I am pleased to have the opportunity to speak about broadband provision. Last week before the adjournment of statements I made reference to a meeting I had had in Sligo with a UK company which was prepared and eager to set up a business in my home town of Ballymote. We were looking at between eight and ten jobs being provided. Unfortunately, we do not have a broadband service to allow the company to start up. We have the premises, but we do not have the broadband service required.
Rural Ireland needs a guarantee that it will have fair access to the social and economic services which are essential if communities and businesses are to thrive. Whether it is the closure of post offices, the reduction of infrastructure funding or poor broadband coverage, rural Ireland is facing official policy which is making it tough to survive. I recently asked the Minister for Business, Enterprise and Innovation, Deputy Heather Humphreys, by way of parliamentary question the status of work to market counties Sligo, Leitrim, Donegal and Roscommon as job locations; the number of IDA Ireland site visits that had taken place in these counties in the past five years; and the other initiatives that had taken place to contribute to highlighting the north west as a destination for new businesses. In her reply the Minister stated, as regards site visits, "The IDA always does its best to highlight suitable sites in regional areas - including in counties Sligo, Leitrim, Donegal and Roscommon - to potential investors. It is sometimes the case, however, that IDA clients will have specific requirements that may preclude certain locations." The elephant in the room is that the Government refuses to acknowledge the importance of broadband or, more appropriately, the lack of it in many parts of rural Ireland. Companies will not move to invest in or support rural counties if they cannot access high quality broadband. Jobs growth in the regions is being stunted. People have lost patience, especially in isolated rural areas.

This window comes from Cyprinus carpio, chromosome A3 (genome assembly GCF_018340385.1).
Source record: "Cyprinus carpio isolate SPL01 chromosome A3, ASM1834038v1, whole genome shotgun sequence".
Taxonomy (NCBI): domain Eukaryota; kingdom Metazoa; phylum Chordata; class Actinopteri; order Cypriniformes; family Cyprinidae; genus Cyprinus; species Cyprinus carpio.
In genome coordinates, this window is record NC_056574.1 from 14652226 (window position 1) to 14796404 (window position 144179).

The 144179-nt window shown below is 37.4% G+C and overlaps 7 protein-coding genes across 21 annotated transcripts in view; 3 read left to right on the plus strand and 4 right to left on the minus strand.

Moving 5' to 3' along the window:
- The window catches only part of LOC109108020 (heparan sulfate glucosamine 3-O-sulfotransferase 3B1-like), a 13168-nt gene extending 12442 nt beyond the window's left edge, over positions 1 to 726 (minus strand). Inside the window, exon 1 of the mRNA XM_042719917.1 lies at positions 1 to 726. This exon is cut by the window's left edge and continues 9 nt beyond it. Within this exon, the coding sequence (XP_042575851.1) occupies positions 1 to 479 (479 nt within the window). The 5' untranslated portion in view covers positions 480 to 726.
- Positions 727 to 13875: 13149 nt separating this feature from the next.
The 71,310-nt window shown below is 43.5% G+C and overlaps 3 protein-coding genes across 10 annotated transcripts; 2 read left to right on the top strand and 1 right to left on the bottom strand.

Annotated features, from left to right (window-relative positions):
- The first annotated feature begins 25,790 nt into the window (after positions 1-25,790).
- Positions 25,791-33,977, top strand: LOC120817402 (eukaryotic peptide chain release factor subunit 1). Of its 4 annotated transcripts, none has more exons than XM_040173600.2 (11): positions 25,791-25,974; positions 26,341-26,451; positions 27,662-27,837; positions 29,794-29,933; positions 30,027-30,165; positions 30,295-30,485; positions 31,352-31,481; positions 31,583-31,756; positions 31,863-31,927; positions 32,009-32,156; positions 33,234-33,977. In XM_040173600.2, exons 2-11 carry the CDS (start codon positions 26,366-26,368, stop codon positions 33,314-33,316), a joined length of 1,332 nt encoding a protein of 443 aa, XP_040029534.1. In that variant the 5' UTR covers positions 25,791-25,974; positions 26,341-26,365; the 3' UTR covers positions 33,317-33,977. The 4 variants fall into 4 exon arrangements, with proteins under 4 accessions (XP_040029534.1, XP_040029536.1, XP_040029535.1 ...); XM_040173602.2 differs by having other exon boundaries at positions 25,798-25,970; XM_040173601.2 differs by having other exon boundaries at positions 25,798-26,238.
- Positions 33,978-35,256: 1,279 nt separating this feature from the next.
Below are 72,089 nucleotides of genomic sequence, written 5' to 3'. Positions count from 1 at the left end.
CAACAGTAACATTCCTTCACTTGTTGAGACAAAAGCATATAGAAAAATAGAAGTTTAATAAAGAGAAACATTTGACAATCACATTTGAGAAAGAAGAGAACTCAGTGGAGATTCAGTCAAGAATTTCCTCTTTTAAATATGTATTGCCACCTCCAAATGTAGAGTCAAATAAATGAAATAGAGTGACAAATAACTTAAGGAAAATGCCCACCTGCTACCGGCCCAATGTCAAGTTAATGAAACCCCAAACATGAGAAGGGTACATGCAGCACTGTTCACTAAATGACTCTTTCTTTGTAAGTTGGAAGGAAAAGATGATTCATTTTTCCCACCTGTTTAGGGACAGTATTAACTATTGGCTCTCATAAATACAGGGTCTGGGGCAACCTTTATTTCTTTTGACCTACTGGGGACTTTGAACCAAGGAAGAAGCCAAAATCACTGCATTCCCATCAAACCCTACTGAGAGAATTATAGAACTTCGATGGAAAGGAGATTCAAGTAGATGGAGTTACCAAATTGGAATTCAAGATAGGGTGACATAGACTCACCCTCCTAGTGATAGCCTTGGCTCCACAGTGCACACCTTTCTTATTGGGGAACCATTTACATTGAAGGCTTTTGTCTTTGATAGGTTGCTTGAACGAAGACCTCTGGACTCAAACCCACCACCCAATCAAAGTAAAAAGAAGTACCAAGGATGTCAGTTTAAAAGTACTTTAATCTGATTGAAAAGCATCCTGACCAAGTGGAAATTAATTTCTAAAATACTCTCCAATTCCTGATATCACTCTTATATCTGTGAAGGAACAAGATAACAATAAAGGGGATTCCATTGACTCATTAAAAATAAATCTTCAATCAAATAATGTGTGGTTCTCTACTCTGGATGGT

The World Bank found that a 10% increase in broadband penetration increased economic growth by 1.3% in the long term. The facts do not lie. Ireland ranks 42nd in the global rankings for the distribution of high speed broadband, while 40% of the population and 96% of the country geographically still lack commercial or fibre broadband coverage.
The Government's national rural broadband roll-out programme is a shambles. I do not blame the Minister for Communications, Climate Action and Environment, Deputy Denis Naughten, for this, as what has happened is unfortunate. Since the tendering process started in 2015, two bidders have left and there is now only one bidder remaining, namely, enet. The further delay in the roll-out of the national broadband plan will limit the number of jobs which can be created in the regions. With rapid advances in technology, Irish households should not have to settle for moderate Internet speeds which will be overtaken by technological progression in the next five years. The Minister for Business, Enterprise and Innovation, Deputy Heather Humphreys, must do better. She needs to make it crystal clear that IDA Ireland's continued overlooking of rural Ireland needs to stop and, above all else, the two Ministers must impress on the Taoiseach the absolute need to deliver the national broadband plan.
As a rural politician and a businessman, I am consistently disappointed, although not surprised, by the neglectful stance taken by the Government towards the provision of broadband for rural homes and businesses which are struggling to survive in an increasingly digital era. In order to reduce rural isolation and ensure businesses across the country will have a fair opportunity to compete, we need to deliver fibre broadband to every home. Black spots are costing jobs, threatening rural sustainability and creating an already large digital divide between urban and rural areas. Broadband provision can help to open up a global market for rural tourism and small local producers. The lack of broadband is directly harming business, as well as frustrating people in their day to day lives.